Kent. Did your letters pierce the
queen to any demonftration of grief?
Gent. I fay (he took 'em, read 'em
in my prefence;
And now and then an ample tear
trill'd down Her delicate cheek: it feem'd (he
was a queen Over her paffioii, which, moil rebellike, Sought to be king over her. Kent. O, then it moved her. Gent. But not to rage. Patience and forrow ftrove Which (hould exprefs her goodliefl: You bare feea
Sun-(hine and rain at once. Thdfc
happieft ("miles That play'o on her ripe lip feem'd
not to know What quells were in her eyes,
which parted thence, As pearls from diamonds dropt.—
In brief, Sorrow would be a rarity moft be
lov'd, If all could fo become it.
Kent. Made (lie no verbal question? Gent. Once or twice She heav'd the name of father Pantingly forth, as if it preft her
heart; Cry'd,Sifters! lifters! What! i'th*
ftorm of nigl*! Let pity ne'er believe it! Then flic
(hook The holy water from her heav'nly"
eyes, And then retir'd to deal with grief
"In like manner, the fublime and awful vifion in the book of Job, the indiftinft form of the fpirit, the portentous filence, and the folemn voice, (hake and appal the foul; but fet at defiance all the (kill and dexterity of the moft ingenious ar> tift:'
"' In thoughts from the vifions of
• the night, when deep deep falleth.
• on men, fear came upon me, and 4 trembling, which made all my 'bones to (hake. Then a fpint 'patted before my face; the hair 'of my fle(h ftood up; it flood ftill, 'but I could not difcern the form
• thereof; an image was before 'mine eyes j there was filence, and
• I heard a voice.' "In faft, perfons of real can
dour, who are capable of difcerning, and of giving attention to the beauties of nature, will acknowledge the exiftence of many fine aijd ftriking landfcapes which cannot not be imitated or difplayed by the painter. Exquifite fcenery, without being picturefque, may be d'jtinguifhed both for beauty and grandeur. Or fliail we fay, as I have heard aflerted by fome fafliionable connoifleurs, that nothing in external nature, no combination whatever of water, trees, and ver dure, can be accounted a beautiful object, unlefs it can be transferred to the canvafs r Contrary to this, it may at leaft be doubted, whether many delightful paflages, if I may to exprefs inyfelf, both at the Leafowes and among the lakes in Cumberland, though gazed at with tendernefs, or contemplated with admiration, would not baffle all the power of the pencil. Though poetry ought to be like painting, yet the maxim or rule, like many other fuch. rules and maxims, is not to be received without due limitation.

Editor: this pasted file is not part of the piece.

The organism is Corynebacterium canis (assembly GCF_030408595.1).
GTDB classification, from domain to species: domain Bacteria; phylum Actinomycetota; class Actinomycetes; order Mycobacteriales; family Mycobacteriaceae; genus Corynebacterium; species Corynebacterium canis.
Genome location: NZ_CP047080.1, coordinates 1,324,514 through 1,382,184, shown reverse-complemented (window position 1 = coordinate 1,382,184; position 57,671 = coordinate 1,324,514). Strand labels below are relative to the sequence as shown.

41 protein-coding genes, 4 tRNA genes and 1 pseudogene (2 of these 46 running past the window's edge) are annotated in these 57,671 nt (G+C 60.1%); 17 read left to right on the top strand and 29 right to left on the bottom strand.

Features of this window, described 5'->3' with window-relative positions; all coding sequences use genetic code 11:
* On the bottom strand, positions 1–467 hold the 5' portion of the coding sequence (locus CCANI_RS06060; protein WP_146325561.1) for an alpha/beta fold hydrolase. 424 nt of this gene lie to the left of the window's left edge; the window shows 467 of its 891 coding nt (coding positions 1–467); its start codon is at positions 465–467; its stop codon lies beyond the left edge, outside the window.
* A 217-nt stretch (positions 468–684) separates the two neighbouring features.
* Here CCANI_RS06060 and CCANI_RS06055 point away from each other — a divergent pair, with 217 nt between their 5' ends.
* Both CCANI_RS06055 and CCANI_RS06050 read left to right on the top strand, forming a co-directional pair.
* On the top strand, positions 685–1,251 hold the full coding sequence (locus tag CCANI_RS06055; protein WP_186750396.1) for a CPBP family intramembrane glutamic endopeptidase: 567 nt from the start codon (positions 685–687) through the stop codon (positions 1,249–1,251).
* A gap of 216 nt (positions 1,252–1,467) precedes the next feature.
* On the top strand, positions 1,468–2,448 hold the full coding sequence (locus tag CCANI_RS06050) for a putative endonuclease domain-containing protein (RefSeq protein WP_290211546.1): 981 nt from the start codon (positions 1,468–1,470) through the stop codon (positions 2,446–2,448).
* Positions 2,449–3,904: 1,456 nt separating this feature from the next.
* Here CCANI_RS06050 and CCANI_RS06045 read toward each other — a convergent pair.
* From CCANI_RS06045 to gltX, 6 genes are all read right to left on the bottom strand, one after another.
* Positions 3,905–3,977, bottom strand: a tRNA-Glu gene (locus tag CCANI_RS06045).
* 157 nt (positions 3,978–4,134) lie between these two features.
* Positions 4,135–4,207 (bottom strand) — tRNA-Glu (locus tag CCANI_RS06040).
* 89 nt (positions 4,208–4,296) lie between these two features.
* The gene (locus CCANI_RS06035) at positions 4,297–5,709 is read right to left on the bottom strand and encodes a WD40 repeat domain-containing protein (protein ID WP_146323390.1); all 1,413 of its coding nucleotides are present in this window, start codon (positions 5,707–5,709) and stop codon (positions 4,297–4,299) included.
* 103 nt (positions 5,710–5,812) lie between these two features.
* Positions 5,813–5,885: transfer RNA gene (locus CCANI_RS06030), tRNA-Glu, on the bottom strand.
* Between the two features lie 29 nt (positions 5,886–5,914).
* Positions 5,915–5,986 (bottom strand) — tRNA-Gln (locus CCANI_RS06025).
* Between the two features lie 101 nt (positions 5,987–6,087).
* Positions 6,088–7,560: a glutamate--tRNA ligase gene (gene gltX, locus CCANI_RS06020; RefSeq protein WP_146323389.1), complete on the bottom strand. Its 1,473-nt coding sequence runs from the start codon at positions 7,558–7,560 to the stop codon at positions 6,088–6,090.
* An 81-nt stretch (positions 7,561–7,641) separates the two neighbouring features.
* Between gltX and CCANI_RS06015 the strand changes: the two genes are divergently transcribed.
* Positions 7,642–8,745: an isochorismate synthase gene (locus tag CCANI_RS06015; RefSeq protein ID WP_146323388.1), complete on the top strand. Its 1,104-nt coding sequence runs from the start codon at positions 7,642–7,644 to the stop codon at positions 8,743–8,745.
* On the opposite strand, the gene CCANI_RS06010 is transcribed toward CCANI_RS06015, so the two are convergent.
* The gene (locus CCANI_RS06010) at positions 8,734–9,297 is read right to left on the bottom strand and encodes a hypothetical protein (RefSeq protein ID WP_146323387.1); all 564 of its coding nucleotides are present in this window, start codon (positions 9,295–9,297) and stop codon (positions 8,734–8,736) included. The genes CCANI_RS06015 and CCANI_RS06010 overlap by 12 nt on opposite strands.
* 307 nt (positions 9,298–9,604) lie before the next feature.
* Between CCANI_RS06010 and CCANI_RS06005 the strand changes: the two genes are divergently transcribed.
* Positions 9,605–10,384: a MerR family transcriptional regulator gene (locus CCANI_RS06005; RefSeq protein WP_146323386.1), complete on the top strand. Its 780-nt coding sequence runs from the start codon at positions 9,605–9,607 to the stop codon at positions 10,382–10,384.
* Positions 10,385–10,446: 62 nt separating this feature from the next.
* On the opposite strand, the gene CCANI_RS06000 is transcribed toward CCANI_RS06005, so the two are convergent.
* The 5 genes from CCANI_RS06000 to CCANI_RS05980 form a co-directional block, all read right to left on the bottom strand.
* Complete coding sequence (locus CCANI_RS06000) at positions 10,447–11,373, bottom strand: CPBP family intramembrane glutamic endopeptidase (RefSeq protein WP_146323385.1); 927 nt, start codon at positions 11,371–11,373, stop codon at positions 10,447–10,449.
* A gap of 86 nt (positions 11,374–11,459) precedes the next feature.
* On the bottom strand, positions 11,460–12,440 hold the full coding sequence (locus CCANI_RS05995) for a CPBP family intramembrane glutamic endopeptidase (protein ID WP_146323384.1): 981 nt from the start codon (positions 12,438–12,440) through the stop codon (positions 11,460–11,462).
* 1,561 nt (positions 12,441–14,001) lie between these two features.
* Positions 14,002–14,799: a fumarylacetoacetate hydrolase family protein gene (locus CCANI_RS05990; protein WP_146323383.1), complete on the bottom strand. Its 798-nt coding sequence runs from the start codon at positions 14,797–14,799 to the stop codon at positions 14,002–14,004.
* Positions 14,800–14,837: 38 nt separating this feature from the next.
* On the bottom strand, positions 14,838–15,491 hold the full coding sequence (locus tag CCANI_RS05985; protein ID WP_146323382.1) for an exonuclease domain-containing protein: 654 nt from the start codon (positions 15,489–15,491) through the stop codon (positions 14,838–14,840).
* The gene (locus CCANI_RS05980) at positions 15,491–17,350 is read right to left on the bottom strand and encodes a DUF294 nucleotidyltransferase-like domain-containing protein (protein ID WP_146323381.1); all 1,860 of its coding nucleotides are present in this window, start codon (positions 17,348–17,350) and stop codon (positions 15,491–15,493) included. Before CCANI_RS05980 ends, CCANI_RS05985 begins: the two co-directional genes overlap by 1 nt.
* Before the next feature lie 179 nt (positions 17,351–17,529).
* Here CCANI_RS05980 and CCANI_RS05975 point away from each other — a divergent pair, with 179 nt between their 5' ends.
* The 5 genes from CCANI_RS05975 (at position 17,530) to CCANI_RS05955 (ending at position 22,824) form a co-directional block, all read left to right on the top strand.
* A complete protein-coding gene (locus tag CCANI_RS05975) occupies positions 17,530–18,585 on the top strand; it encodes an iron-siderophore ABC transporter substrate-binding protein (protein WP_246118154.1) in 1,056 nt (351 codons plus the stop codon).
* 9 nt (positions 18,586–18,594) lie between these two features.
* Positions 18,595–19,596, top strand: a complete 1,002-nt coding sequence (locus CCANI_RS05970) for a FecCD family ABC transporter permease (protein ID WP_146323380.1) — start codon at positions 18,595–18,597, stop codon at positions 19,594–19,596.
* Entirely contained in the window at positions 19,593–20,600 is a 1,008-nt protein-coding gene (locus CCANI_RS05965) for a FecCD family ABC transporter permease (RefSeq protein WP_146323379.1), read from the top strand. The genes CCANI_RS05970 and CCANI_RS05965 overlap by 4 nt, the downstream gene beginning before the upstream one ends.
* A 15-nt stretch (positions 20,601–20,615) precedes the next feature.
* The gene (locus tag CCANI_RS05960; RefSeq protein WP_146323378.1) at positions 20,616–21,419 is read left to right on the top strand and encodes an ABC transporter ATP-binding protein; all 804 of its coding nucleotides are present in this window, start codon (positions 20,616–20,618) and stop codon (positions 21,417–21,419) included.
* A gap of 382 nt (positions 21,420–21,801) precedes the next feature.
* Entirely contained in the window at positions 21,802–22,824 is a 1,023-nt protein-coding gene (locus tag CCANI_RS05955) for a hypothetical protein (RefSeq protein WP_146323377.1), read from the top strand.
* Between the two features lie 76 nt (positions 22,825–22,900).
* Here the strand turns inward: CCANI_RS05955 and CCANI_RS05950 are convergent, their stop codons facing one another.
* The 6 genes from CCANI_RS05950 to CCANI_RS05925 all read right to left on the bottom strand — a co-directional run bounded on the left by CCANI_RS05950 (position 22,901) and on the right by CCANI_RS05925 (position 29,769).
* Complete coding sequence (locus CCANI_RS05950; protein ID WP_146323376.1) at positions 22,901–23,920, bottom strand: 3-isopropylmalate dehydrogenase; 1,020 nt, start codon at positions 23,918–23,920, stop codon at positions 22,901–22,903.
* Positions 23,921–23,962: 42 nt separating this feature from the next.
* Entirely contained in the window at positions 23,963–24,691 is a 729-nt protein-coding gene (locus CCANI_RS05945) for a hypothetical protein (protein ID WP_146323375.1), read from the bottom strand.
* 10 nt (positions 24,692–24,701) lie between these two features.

"It is therefore the duty of the painter, who by his "art would ilhiftratethat of the poet, to confider in every particular inftance, whether the defcriptjon or image be really pictarefque. I am loth to blame where there is much to commend, and where the artift poflefles high and deferved reputation. But will it not be admitted that the picture by Reynolds, which reprefents the death of cardinal Beaufort as defcribed by Shakefpeare, is liable to the cetifure at injudicious felection in the choice of a i'ubject r Or is it poffible for any colouring or delineation to convey the horror of the fituatioiT- fo impreffively as in the words of the poet?
SaL Difiurb him not, let him i pafs peaceably.
- King. Peace to his foul, if God'3
good pleafure be!— Lord Cardinal, if thou think'ft on
Heaven's bliis, Hold op thy hand, make fignal of -i • thy hope.<-«»
He dies, and makes no fign :■—0 God, forgive him!
"The fu'bje£r is entitled to more particular confederation.— Certain difpofnions of mind produce great effects on the body; agitatt th; whole frame; imprefs or diftort the features. Others again, more latent or more referved, fupprt-fs their external fymptnms, fcorn or reje/t, or are not fo capable of external difplay; and occafion no remarkable, or no immediate change in limb, colour, or feature. Such peculiar feelings and affections, averfe to render themfelves vifible, are not fit fubjects for-that art which affects tlve mind, by prefenting to the eye the rtfemblant figns of its objects. Defpair is of this number: fuch utter defpair as that of cardinal Beaufort. It will not complain, for it expects no redrefs; it will cot lament,"" for it defires no fympatbv; brooding upon its hopelefs affliction, it neither weeps, nor fpeaks, 'nor 'gives any fign.' But, in the picture under review, the painter reprefents the chief cbara&er in violent and extreme agitatioc. Nor is even that agitatio.i, if we allow defpair to difplay agitition, of a kind fufficiently appropriated. Is it the fullen anguith, the fuppreiled agony, the horrid gloom, the tortured foul of defpair? No: it is the agitation of bodily pain. The poor abjtct fufferer gnaih.es his teeth, and writhes his body, as under the torment of corporal fuffering. The anguifli is n«t -that pf the mind.— No doubt, at a preceding moment, before his defpondency was completely ratified, the poet reprefents him as in great perturbation; but the affliction is from the pangs of death.
War. See how the pangs of death
do make him grin.